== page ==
Friday, July 28, 2017

REVIEW: 'The Last Tycoon' - A Film Preview Doesn't Go Well for Monroe and Pat in 'Nobody Recasts Like Monroe'

Amazon's The Last Tycoon - Episode 1.02 "Nobody Recasts Like Monroe"

Monroe's personal life heats up as he pursues Kathleen, who pushes against the idea of being a replacement for Minna. Pat's pet project has a devastating debut, forcing him to accept Monroe's help. Celia gets cozy in her role as producer, so Hackett takes it upon himself to give her an education.

In the series premiere of The Last Tycoon, I complained that too often the drama was familiar and predictable. A collection of a dozen tropes played out on various cable dramas over the years. That quality is still apparent in the show in "Nobody Recasts Like Monroe." And yet, the show is trying to strike out and establish itself as its own thing as well. That's very much appreciated. It's necessary too in order for the audience to come to understand and empathize with these characters. But it also seems like the story also has a ton of story details about this time period in this particular business that it's interested with. As such, the main narrative is starting to get a little crowded and chaotic. Too many ideas can be a dangerous thing. The balance needs to be just right in order for it all to work. So now in addition to Pat and Monroe fighting over Celia and dealing with Nazi censors, the show is also tackling the economic state of America in the 1930s as it pertains to Hollywood, the violent state of affairs in the effort to unionize and the brutal business that comes from screening a film and needing to change everything. It's a lot of plot to handle. As such, some characters get tossed to the side and become the byproduct of weird continuity errors (more on that in the bullet points below). And yet, this still feels like the show heading in the right direction in order to create a story that is unique to itself instead of just copying from better shows.

Of course, romance remains a priority for the series as well. Monroe still has three women obsessing over him. He's only interested in one - Kathleen. But both Rose and Celia are pining after him and forcing him to act because of it. The flirtations with Rose and Celia are fairly minor and not all that nuanced. With Celia, it plays as a harmless crush. She has this idea of falling in love with the man of her dreams. It's a fantasy that seems unlikely to become a reality - largely because the show already seems to be introducing Mark as a new love interest for her. Meanwhile, Rose already seems to be aware of how toxic this relationship with Monroe really is. This hour tries to do a better job providing context for this dynamic after it was only barely introduced in the series premiere. Of course, it's better not to think too much about it because it doesn't seem destined to last. The action shows that she was there to comfort Monroe after Minna died. And then, they both used each other in order to feel the emotions that have been deprived from their lives as of late. But now that Monroe is dating Kathleen, Rose seems a little jealous and spiteful. That's not all that interesting. Fortunately, the show seems aware of that. She still comes over to Monroe's house hoping to seduce him. But that moment also plays as a wake up call that this isn't healthy and she needs to find something better to fill this emptiness in her life. She mentions to her husband that she wants to write and paint. He scoffs at that. But it's clear that she needs something to fulfill her life because she's not like the other studio wives.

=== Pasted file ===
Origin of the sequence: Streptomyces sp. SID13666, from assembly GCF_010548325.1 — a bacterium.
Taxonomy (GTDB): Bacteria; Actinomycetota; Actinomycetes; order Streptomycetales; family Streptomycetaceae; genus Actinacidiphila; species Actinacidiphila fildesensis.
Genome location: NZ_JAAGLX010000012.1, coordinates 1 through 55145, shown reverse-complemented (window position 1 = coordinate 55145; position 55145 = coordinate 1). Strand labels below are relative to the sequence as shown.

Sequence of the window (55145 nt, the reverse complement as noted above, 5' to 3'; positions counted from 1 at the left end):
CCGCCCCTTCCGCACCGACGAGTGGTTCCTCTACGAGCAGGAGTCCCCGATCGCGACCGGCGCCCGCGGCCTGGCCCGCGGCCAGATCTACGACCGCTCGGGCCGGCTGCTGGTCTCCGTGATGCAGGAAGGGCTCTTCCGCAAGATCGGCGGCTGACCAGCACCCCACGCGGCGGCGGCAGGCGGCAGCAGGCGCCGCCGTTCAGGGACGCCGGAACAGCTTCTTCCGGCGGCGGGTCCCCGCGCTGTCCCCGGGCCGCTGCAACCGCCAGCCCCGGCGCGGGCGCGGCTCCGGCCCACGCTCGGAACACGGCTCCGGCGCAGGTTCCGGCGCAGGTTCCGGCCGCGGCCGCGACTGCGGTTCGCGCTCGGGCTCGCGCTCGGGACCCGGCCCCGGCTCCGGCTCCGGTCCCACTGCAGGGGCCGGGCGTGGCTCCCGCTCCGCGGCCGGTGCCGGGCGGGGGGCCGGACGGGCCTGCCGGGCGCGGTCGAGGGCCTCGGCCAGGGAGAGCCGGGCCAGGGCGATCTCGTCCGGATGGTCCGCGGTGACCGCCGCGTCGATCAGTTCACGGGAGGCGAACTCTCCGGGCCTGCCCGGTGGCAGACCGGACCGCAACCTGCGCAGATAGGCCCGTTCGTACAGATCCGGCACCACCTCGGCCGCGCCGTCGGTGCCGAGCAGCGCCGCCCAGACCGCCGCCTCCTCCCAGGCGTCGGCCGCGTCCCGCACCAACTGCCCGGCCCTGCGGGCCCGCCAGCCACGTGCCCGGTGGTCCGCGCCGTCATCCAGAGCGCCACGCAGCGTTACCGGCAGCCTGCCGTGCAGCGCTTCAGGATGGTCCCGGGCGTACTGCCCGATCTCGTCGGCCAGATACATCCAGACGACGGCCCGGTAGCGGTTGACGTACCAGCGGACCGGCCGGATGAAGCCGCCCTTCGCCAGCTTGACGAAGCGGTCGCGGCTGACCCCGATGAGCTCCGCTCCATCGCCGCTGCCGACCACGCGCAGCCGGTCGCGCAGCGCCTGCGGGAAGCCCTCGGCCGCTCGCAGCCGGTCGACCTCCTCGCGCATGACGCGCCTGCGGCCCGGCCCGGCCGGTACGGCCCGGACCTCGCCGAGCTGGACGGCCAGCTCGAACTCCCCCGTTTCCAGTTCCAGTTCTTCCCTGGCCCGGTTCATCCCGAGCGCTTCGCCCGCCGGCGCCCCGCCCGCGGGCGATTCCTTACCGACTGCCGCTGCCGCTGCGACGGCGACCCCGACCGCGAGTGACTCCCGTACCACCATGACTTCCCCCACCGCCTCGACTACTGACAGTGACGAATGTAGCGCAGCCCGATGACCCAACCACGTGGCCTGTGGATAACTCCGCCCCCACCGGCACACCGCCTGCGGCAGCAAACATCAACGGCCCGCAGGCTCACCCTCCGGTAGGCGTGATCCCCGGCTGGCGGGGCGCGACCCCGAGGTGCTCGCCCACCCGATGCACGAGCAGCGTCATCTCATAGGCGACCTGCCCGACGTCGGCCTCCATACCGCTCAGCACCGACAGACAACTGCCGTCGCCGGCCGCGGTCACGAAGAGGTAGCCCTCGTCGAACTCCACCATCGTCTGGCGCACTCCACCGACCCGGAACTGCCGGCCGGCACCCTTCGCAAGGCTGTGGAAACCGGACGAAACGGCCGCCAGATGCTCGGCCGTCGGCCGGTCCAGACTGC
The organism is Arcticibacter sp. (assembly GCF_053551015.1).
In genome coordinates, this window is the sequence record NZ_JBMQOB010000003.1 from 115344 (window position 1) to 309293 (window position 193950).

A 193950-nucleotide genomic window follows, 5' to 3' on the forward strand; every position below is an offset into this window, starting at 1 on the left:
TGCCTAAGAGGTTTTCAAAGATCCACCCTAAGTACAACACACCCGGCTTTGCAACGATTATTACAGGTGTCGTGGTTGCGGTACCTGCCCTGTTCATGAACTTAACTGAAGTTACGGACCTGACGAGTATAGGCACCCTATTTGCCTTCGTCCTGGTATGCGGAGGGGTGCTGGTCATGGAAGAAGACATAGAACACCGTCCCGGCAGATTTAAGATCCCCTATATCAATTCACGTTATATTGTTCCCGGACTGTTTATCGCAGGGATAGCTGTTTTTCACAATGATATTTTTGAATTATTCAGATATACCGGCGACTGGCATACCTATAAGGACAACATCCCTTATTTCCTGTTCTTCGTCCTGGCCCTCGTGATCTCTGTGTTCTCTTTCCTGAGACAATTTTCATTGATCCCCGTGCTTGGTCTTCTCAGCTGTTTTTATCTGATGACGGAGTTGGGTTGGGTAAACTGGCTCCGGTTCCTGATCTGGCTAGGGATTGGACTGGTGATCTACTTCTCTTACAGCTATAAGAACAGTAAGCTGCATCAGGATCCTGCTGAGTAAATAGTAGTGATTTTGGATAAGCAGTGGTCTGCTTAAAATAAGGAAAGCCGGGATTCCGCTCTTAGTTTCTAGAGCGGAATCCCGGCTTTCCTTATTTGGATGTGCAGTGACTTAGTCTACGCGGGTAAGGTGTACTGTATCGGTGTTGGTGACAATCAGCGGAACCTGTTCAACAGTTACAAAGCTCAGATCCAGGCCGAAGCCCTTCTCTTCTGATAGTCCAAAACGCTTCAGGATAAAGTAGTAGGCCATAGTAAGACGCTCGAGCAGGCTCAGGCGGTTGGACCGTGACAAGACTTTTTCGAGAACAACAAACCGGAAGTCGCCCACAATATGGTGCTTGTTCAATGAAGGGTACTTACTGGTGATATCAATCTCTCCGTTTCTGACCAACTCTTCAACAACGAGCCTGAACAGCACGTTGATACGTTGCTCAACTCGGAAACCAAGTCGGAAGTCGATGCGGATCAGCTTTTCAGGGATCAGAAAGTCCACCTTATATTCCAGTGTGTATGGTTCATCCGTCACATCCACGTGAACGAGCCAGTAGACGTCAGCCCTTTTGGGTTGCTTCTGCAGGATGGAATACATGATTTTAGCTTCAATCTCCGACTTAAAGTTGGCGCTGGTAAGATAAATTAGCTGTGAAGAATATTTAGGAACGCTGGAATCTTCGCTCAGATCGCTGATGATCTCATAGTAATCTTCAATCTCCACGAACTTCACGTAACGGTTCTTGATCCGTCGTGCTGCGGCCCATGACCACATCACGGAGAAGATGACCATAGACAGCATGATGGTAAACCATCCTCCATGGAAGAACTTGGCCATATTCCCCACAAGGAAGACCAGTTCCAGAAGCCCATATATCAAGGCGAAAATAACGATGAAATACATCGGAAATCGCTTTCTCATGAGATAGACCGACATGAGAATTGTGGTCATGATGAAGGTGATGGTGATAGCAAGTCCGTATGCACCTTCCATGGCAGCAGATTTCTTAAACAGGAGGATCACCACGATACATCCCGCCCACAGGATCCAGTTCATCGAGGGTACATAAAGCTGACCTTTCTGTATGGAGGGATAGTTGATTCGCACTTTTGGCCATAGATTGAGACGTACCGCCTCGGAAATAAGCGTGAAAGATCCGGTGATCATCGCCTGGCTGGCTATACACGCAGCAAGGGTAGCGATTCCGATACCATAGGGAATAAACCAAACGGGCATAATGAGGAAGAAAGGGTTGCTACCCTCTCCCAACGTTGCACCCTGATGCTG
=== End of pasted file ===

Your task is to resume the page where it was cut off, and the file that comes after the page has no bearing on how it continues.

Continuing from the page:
So, these two romantic dynamics largely seem to be going away at the moment. That allows the show to focus more on Monroe's relationship with Kathleen. That's good. It simplifies the story and makes it easy for the show to invest in the two of them as a couple not worrying about him hurting her by being with someone else too. Kathleen comes across as a newcomer to this world. She's the point-of-entry character for the audience as well. She's experiencing all of this along with the audience. She came to Hollywood to be an actress but gave up those dreams quickly after she arrived. She's not seducing Monroe in order to get a part. Instead, she's genuinely interested in him despite his flaws. Of course, his personality can be very destructive as well. Kathleen wants to be the supportive girlfriend who comforts Monroe after the movie screening flops. But instead, he's taking charge of the situation and figuring out how to fix the film before it debuts. He's at work already which gives Kathleen a peak at how ruthless he is in that world. He's that way for a reason. Someone has to make these hard calls. It's not personal to him at all. But he can so easily fire someone from a job and replace them. It places doubts in Kathleen's head about their relationship. If he can do this at work, then what's he like in a romantic relationship? Will he be looking to "recast" as soon as things start to sour? She's right to have these fears. And yet, she gets over them pretty quickly as soon as Monroe shows up at her door saying he's willing to be in a relationship with her. He's not looking to replace the woman he lost. That's not completely earned but it is sweeping in a grand, emotional way that the audience could get invested in.